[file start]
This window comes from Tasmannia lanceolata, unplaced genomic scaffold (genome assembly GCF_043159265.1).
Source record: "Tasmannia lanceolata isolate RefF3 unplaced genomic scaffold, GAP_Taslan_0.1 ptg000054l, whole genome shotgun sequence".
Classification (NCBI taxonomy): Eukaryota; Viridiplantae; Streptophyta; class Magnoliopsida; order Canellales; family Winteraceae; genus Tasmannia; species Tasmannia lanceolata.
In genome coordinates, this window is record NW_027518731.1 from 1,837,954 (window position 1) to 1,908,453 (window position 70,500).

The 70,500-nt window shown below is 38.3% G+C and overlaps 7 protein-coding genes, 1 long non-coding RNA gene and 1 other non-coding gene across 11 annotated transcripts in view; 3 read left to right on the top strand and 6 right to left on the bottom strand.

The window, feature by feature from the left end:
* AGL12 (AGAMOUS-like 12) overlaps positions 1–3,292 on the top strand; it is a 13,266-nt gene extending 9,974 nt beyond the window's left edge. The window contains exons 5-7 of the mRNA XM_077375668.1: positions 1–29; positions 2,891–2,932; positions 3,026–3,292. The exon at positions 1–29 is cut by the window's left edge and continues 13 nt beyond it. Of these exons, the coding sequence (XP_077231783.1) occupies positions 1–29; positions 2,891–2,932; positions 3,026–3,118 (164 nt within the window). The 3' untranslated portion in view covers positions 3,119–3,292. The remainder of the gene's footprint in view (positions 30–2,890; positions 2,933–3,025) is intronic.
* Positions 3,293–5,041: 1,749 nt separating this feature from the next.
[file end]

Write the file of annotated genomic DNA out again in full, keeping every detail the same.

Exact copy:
This window comes from Tasmannia lanceolata, unplaced genomic scaffold (genome assembly GCF_043159265.1).
Source record: "Tasmannia lanceolata isolate RefF3 unplaced genomic scaffold, GAP_Taslan_0.1 ptg000054l, whole genome shotgun sequence".
Classification (NCBI taxonomy): Eukaryota; Viridiplantae; Streptophyta; class Magnoliopsida; order Canellales; family Winteraceae; genus Tasmannia; species Tasmannia lanceolata.
In genome coordinates, this window is record NW_027518731.1 from 1,837,954 (window position 1) to 1,908,453 (window position 70,500).

The 70,500-nt window shown below is 38.3% G+C and overlaps 7 protein-coding genes, 1 long non-coding RNA gene and 1 other non-coding gene across 11 annotated transcripts in view; 3 read left to right on the top strand and 6 right to left on the bottom strand.

The window, feature by feature from the left end:
* AGL12 (AGAMOUS-like 12) overlaps positions 1–3,292 on the top strand; it is a 13,266-nt gene extending 9,974 nt beyond the window's left edge. The window contains exons 5-7 of the mRNA XM_077375668.1: positions 1–29; positions 2,891–2,932; positions 3,026–3,292. The exon at positions 1–29 is cut by the window's left edge and continues 13 nt beyond it. Of these exons, the coding sequence (XP_077231783.1) occupies positions 1–29; positions 2,891–2,932; positions 3,026–3,118 (164 nt within the window). The 3' untranslated portion in view covers positions 3,119–3,292. The remainder of the gene's footprint in view (positions 30–2,890; positions 2,933–3,025) is intronic.
* Positions 3,293–5,041: 1,749 nt separating this feature from the next.